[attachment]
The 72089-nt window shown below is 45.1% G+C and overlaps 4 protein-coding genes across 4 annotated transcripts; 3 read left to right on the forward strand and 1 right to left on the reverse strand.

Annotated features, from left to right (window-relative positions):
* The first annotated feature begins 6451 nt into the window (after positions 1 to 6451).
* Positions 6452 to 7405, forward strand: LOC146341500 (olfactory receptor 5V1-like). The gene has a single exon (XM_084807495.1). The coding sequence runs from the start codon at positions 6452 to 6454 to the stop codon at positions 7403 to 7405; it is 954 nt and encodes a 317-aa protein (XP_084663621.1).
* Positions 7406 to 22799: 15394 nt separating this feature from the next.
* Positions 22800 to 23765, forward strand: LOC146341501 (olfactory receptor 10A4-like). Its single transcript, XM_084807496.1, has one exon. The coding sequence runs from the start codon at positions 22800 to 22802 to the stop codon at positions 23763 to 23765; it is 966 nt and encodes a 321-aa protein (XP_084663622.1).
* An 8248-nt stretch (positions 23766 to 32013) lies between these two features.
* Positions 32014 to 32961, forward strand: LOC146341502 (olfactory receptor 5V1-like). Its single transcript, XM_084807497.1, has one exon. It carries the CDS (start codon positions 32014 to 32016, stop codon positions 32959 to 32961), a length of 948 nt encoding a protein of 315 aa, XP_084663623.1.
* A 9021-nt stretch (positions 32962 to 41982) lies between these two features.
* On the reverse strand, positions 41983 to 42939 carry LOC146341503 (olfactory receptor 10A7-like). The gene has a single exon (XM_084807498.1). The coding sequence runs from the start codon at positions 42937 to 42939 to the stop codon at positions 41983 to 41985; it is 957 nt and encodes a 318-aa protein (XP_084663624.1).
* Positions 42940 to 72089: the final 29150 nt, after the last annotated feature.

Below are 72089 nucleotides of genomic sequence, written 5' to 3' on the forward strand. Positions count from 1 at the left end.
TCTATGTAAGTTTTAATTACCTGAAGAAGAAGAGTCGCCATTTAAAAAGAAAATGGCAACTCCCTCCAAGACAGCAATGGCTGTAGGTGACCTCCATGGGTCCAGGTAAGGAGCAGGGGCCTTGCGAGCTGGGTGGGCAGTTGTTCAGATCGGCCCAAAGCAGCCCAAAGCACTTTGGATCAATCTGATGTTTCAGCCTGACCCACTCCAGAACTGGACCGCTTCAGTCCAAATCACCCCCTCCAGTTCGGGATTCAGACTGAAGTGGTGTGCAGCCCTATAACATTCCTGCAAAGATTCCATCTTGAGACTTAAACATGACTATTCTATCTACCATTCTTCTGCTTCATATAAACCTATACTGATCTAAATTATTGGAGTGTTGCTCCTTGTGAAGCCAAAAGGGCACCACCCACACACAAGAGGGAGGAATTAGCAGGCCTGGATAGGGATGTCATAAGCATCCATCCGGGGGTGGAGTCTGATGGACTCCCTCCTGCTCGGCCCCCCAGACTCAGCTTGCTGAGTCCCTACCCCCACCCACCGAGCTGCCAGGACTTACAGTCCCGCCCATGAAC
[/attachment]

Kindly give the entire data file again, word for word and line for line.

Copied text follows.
The 72089-nt window shown below is 45.1% G+C and overlaps 4 protein-coding genes across 4 annotated transcripts; 3 read left to right on the forward strand and 1 right to left on the reverse strand.

Annotated features, from left to right (window-relative positions):
* The first annotated feature begins 6451 nt into the window (after positions 1 to 6451).
* Positions 6452 to 7405, forward strand: LOC146341500 (olfactory receptor 5V1-like). The gene has a single exon (XM_084807495.1). The coding sequence runs from the start codon at positions 6452 to 6454 to the stop codon at positions 7403 to 7405; it is 954 nt and encodes a 317-aa protein (XP_084663621.1).
* Positions 7406 to 22799: 15394 nt separating this feature from the next.
* Positions 22800 to 23765, forward strand: LOC146341501 (olfactory receptor 10A4-like). Its single transcript, XM_084807496.1, has one exon. The coding sequence runs from the start codon at positions 22800 to 22802 to the stop codon at positions 23763 to 23765; it is 966 nt and encodes a 321-aa protein (XP_084663622.1).
* An 8248-nt stretch (positions 23766 to 32013) lies between these two features.
* Positions 32014 to 32961, forward strand: LOC146341502 (olfactory receptor 5V1-like). Its single transcript, XM_084807497.1, has one exon. It carries the CDS (start codon positions 32014 to 32016, stop codon positions 32959 to 32961), a length of 948 nt encoding a protein of 315 aa, XP_084663623.1.
* A 9021-nt stretch (positions 32962 to 41982) lies between these two features.
* On the reverse strand, positions 41983 to 42939 carry LOC146341503 (olfactory receptor 10A7-like). The gene has a single exon (XM_084807498.1). The coding sequence runs from the start codon at positions 42937 to 42939 to the stop codon at positions 41983 to 41985; it is 957 nt and encodes a 318-aa protein (XP_084663624.1).
* Positions 42940 to 72089: the final 29150 nt, after the last annotated feature.

Below are 72089 nucleotides of genomic sequence, written 5' to 3' on the forward strand. Positions count from 1 at the left end.
TCTATGTAAGTTTTAATTACCTGAAGAAGAAGAGTCGCCATTTAAAAAGAAAATGGCAACTCCCTCCAAGACAGCAATGGCTGTAGGTGACCTCCATGGGTCCAGGTAAGGAGCAGGGGCCTTGCGAGCTGGGTGGGCAGTTGTTCAGATCGGCCCAAAGCAGCCCAAAGCACTTTGGATCAATCTGATGTTTCAGCCTGACCCACTCCAGAACTGGACCGCTTCAGTCCAAATCACCCCCTCCAGTTCGGGATTCAGACTGAAGTGGTGTGCAGCCCTATAACATTCCTGCAAAGATTCCATCTTGAGACTTAAACATGACTATTCTATCTACCATTCTTCTGCTTCATATAAACCTATACTGATCTAAATTATTGGAGTGTTGCTCCTTGTGAAGCCAAAAGGGCACCACCCACACACAAGAGGGAGGAATTAGCAGGCCTGGATAGGGATGTCATAAGCATCCATCCGGGGGTGGAGTCTGATGGACTCCCTCCTGCTCGGCCCCCCAGACTCAGCTTGCTGAGTCCCTACCCCCACCCACCGAGCTGCCAGGACTTACAGTCCCGCCCATGAAC